Originally Posted by seain dublin View Post
Well you don't say how old you are but it sounds like you're not in your 20s. So of course you're not going to have much in common, that's kind of a given.

Look to activities you enjoy, maybe a book club. You will find people who have common interests.

Volunteering for a cause(you like cats, how about a shelter?) will put you in contact with people who have similar interests as yourself.
I'm 32. I have issues with anxiety, so meeting people is tough (especially people my own age). It's weird because they say they're my friends, but we never talk about anything so I don't see how that is so. I actually had this conversation with the one I get along with better and she didn't understand where I was coming from. I guess younger people overuse the term "friends" perhaps when what they mean is acquaintance or just plain old roommate.
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Old 10-06-2016, 03:25 PM
 
Location: East Midlands, UK
855 posts, read 399,766 times
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Quote:
Originally Posted by Chowhound View Post
I've never been a guy that needed a "squad" of friends, a small handful is fine. I've always thought that people that need a lot of friends are people that aren't really comfortable on their own. Whatever floats people's boat.

I would rather not have any friends if I didn't have any common interests. What's the point otherwise, can't be alone with your own thoughts, perhaps????
I'm fine being alone, but these 2 girls I live with insist we are all "friends". I don't get it
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Old 10-06-2016, 03:28 PM
 
Location: East Midlands, UK
855 posts, read 399,766 times
Reputation: 1840
Quote:
Originally Posted by seain dublin View Post
That's true about having nothing in common, there has to be at least one or two things you have in common.

But it takes more than that to form friendships.

The OP never said how old she is, but it sounds like she is much older than her roommates. Well we don't know if she moved in with them or vice versa. But it's kind of foolish to do that. Living with roommates can be difficult enough, but don't make it more so by moving in with people who are young enough to be your children.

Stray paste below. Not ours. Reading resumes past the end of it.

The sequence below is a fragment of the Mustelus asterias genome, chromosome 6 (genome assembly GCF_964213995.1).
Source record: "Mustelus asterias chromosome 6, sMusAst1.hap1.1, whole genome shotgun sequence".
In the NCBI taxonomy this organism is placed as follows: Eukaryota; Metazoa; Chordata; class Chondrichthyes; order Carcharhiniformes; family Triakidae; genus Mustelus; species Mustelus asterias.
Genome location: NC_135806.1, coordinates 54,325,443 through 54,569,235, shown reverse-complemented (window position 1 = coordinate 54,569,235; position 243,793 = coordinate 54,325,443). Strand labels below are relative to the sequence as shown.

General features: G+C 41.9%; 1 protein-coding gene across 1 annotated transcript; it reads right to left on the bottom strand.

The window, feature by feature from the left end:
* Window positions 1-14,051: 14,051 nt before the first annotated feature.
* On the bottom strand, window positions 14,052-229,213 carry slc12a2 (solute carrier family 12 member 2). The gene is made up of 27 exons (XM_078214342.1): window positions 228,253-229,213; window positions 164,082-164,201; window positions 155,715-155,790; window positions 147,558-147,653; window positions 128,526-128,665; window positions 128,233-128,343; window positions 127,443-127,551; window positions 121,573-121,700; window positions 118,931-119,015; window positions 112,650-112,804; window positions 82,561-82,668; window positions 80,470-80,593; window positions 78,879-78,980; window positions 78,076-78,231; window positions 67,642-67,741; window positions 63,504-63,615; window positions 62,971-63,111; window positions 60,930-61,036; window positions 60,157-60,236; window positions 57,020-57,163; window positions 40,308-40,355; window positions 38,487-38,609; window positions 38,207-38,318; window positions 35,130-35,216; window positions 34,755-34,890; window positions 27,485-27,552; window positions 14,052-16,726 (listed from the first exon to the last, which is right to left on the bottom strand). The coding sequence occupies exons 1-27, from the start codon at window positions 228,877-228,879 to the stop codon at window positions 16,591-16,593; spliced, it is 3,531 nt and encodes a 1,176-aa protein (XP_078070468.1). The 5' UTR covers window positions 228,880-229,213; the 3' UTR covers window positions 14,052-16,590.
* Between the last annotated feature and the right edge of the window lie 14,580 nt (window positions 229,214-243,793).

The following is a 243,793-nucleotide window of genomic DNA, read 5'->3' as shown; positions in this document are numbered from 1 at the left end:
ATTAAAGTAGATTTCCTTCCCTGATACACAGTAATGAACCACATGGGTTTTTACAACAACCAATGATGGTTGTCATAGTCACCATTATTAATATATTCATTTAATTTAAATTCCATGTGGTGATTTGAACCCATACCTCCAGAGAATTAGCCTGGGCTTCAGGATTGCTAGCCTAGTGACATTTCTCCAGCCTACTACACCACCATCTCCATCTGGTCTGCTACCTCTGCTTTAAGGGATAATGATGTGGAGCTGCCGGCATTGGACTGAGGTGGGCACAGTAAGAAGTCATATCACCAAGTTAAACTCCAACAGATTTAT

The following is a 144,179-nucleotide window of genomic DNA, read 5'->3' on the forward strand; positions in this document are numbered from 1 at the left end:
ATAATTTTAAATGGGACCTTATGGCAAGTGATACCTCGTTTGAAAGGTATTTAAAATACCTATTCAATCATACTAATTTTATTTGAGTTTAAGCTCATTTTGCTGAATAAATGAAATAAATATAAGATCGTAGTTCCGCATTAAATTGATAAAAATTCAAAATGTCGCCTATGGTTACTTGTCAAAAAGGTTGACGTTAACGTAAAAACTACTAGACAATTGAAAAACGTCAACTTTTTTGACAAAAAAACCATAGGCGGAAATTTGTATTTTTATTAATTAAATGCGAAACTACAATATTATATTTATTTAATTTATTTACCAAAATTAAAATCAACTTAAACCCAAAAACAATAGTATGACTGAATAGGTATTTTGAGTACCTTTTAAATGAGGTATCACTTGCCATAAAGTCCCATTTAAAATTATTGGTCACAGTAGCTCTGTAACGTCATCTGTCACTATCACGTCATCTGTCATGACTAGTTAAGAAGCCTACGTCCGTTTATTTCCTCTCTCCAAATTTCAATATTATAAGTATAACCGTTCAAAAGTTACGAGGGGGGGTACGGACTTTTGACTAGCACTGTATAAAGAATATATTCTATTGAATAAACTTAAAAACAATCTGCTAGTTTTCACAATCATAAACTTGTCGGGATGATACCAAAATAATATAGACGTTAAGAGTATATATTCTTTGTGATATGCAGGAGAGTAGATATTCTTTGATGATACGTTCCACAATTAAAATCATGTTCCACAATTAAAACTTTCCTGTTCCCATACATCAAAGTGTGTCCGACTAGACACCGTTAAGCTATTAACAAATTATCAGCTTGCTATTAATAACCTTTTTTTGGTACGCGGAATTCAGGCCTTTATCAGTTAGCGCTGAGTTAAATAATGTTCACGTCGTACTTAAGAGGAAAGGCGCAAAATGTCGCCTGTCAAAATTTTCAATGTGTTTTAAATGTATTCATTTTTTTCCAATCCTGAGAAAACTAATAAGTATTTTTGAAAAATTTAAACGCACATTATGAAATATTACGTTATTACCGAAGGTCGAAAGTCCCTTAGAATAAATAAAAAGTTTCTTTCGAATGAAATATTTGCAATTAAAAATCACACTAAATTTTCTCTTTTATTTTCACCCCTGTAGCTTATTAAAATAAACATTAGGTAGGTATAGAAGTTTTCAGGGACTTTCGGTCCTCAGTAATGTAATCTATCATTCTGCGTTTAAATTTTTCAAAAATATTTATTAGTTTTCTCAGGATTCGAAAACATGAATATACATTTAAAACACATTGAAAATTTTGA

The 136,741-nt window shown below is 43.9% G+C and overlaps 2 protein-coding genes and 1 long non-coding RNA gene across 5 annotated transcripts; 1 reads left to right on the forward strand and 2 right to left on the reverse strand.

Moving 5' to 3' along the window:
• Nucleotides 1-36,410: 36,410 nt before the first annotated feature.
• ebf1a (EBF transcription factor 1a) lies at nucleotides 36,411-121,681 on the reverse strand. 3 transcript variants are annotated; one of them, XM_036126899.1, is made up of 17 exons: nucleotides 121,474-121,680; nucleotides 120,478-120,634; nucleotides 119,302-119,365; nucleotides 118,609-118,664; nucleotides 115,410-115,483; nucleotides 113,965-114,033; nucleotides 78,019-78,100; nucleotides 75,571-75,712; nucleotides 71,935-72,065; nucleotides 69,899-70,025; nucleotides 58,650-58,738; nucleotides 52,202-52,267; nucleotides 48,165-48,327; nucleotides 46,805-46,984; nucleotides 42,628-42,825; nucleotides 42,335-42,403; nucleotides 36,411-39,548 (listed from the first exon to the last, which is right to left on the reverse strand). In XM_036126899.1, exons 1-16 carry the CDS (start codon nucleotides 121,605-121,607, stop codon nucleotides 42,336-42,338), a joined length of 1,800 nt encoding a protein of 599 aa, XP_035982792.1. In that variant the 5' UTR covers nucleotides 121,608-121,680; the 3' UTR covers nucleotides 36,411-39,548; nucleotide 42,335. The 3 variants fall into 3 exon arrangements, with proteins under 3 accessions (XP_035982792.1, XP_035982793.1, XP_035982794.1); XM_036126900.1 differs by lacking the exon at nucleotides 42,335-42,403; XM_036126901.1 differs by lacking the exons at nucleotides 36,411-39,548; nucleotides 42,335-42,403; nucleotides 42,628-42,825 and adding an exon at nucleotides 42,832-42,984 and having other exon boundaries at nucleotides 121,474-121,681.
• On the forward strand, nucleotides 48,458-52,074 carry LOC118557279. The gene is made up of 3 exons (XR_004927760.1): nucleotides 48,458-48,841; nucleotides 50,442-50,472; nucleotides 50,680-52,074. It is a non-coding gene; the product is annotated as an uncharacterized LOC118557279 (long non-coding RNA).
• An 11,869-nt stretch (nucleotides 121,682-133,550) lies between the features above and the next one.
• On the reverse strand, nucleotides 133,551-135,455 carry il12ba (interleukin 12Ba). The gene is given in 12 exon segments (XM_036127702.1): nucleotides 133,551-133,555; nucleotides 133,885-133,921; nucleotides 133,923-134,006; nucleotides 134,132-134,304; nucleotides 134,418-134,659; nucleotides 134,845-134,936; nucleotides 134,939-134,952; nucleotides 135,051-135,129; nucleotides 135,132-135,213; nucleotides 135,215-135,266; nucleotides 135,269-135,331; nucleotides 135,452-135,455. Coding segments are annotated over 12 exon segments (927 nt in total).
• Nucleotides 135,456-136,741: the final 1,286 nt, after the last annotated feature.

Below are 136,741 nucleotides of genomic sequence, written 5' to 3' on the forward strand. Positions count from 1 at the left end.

Your tastes in music, clothing, views on life, etc. will be totally different. You don't want to be living with people who go out 4 nights a week coming home at 2am, when you're in bed by 11pm and are a light sleeper.

Common sense should tell you if you need a roommate due to economic circumstances and you're say 46, you don't live with someone who is 22 and than wonder why we have nothing in common. You find someone in your age range. No guarantee that will work out great, but less chance of friction in most cases.
32. But those 10 years feel like a lot.

I don't hate them. One of them agreed to put me up when I broke up with my ex a few months ago (long story). I've known her for over a year through a Facebook group. We initially connected because we both suffer from anxiety and depression, but she got better and has a new roommate her own age. They get along great, but I feel left out or like the boring older sister. Good people, yes. Friends, no.
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Old 10-06-2016, 03:29 PM
 
Location: Texas
44,255 posts, read 58,694,927 times
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Neither, but the question is jacked bc I have friends I share interests with and others I just love bc of who they are and the niceness they bring to my life.
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Old 10-06-2016, 03:32 PM
 
Location: So Cal
46,539 posts, read 45,737,366 times
Reputation: 47518
Quote:
Originally Posted by Crazy-Cat-Lady View Post
I'm fine being alone, but these 2 girls I live with insist we are all "friends". I don't get it
You can be "friendly" but do your own thing.
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Old 10-06-2016, 03:36 PM
 
7,257 posts, read 4,438,605 times
Reputation: 11385
I'm fine with no friends period.